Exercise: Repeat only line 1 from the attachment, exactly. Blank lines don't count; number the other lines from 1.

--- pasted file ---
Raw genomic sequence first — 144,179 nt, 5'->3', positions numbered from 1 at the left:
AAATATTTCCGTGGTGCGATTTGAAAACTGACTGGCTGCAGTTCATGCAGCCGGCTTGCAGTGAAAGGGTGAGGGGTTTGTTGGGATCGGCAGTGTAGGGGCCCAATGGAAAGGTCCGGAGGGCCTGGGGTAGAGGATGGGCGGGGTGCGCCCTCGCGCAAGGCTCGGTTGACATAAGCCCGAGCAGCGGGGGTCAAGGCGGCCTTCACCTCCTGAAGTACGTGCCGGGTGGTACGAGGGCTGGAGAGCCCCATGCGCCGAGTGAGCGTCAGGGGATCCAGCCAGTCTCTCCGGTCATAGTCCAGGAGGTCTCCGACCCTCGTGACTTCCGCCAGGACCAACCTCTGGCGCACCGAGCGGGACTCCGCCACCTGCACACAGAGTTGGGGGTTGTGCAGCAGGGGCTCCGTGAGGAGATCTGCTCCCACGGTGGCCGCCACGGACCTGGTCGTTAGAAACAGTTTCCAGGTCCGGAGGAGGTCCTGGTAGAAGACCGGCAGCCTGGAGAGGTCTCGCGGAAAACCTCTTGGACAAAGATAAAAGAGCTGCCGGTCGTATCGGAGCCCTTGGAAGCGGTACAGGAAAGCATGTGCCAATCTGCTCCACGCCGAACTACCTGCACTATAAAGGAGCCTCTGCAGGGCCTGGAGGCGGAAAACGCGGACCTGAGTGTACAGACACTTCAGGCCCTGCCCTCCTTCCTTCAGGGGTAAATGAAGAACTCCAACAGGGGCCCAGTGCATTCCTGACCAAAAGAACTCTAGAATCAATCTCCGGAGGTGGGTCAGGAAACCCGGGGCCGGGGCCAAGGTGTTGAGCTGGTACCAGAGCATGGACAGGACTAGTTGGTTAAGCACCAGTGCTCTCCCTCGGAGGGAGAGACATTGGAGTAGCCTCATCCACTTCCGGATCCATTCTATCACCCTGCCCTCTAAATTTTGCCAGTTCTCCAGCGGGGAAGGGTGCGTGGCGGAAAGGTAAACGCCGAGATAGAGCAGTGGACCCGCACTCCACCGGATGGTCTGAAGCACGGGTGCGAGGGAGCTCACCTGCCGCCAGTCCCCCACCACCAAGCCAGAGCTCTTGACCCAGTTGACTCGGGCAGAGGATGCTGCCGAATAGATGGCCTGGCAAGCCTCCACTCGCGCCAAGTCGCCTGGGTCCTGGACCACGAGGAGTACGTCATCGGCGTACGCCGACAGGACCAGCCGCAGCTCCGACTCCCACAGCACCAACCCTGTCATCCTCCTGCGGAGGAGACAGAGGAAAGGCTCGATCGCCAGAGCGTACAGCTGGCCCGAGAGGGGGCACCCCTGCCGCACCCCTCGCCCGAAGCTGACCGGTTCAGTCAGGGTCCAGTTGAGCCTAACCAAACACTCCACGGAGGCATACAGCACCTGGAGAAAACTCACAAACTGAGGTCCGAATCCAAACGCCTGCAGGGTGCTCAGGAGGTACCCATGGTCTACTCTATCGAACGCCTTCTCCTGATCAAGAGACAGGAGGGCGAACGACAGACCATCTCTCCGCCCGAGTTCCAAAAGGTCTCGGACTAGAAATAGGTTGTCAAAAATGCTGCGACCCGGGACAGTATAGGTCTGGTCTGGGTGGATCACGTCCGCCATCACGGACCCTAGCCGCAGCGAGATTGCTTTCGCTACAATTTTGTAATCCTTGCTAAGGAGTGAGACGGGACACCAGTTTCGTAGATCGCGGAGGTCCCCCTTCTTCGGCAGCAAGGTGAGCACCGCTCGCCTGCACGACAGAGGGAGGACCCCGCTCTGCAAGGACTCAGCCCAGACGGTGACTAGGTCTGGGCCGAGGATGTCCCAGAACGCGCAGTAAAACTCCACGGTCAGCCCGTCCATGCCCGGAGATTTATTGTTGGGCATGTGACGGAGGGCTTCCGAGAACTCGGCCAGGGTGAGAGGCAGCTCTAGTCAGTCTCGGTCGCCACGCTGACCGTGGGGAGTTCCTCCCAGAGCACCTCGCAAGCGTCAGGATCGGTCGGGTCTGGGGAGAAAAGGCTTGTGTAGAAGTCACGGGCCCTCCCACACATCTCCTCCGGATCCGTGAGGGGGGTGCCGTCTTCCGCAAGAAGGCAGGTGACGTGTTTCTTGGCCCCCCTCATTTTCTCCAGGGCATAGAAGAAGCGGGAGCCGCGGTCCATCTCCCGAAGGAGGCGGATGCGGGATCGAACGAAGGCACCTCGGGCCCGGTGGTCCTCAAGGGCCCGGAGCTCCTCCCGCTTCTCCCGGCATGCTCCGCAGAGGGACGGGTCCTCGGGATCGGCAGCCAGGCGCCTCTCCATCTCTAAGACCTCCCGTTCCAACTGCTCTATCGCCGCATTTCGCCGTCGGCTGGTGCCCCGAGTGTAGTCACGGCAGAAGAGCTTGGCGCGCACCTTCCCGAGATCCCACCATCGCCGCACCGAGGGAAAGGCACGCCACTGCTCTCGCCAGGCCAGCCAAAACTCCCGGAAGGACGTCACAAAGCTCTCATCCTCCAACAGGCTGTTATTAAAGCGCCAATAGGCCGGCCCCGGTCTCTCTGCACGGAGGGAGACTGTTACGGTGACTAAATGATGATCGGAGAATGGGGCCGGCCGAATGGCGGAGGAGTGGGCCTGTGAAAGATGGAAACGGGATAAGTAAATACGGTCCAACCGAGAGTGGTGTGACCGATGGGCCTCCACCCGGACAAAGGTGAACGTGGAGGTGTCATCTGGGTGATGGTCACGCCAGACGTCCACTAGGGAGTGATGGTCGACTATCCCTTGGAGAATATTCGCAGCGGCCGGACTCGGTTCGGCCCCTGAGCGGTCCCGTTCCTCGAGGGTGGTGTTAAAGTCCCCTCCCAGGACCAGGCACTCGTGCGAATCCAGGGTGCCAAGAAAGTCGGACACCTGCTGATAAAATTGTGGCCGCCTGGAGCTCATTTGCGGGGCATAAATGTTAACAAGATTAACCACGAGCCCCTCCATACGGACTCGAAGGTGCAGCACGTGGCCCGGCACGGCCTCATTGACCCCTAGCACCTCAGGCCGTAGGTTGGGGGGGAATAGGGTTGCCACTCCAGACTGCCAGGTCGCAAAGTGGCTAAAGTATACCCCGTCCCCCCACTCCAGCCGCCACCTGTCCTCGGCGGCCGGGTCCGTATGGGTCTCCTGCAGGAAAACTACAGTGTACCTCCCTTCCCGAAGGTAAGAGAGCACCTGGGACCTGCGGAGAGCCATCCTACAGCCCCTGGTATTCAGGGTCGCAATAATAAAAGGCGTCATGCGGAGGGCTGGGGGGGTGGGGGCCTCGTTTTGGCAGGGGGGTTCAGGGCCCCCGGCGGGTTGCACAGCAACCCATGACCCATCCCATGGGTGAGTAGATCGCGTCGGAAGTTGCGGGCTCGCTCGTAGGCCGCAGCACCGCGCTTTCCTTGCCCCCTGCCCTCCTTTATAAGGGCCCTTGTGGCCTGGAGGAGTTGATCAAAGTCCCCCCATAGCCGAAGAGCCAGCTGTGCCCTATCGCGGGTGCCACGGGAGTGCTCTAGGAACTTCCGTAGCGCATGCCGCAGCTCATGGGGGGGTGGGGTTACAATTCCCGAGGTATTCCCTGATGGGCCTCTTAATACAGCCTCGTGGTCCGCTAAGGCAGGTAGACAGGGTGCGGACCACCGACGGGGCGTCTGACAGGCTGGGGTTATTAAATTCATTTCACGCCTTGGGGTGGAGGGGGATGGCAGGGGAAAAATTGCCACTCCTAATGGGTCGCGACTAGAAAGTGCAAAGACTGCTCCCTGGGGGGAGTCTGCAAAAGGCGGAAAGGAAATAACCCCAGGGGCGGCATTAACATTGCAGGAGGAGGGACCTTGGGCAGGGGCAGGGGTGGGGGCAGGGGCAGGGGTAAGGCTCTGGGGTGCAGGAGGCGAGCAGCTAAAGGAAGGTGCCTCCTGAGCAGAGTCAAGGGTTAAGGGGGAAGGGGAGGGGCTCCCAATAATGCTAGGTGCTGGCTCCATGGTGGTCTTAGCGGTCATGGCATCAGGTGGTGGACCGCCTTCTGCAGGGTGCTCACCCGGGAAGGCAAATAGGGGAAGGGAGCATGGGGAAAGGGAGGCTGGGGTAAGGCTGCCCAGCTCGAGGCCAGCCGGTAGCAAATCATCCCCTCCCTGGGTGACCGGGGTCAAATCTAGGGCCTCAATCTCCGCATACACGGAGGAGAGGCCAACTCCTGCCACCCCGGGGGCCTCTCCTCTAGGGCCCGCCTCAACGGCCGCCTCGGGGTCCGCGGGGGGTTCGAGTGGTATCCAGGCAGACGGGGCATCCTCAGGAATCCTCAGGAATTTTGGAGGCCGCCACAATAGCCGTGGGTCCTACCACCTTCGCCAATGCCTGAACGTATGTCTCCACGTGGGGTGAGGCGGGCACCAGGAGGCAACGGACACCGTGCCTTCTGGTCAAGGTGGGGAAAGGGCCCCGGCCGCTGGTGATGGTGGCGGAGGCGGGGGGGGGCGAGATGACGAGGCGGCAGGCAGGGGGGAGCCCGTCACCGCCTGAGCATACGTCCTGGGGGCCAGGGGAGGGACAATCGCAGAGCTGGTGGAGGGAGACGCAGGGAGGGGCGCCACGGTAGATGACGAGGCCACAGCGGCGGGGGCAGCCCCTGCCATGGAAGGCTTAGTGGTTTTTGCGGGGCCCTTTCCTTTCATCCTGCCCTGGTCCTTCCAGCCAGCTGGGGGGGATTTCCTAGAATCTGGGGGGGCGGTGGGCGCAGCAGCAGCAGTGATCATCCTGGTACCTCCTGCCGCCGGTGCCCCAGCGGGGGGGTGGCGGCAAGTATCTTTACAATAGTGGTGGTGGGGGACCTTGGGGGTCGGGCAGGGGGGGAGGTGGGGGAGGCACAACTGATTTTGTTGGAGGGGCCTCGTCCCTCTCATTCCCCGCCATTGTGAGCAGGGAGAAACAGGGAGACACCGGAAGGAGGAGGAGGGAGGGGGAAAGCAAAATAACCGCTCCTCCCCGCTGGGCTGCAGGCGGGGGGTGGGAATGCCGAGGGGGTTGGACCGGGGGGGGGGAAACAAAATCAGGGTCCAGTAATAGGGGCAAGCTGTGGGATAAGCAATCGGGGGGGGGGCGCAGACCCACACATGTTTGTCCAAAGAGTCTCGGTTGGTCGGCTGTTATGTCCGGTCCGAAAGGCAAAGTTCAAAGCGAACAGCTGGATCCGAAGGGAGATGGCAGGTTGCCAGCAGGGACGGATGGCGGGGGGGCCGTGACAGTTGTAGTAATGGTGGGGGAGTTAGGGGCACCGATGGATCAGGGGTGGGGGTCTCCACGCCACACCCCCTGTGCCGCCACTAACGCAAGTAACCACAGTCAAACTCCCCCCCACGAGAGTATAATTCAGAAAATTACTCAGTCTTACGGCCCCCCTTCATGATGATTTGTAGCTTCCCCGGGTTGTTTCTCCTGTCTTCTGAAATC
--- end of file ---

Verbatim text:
Raw genomic sequence first — 144,179 nt, 5'->3', positions numbered from 1 at the left: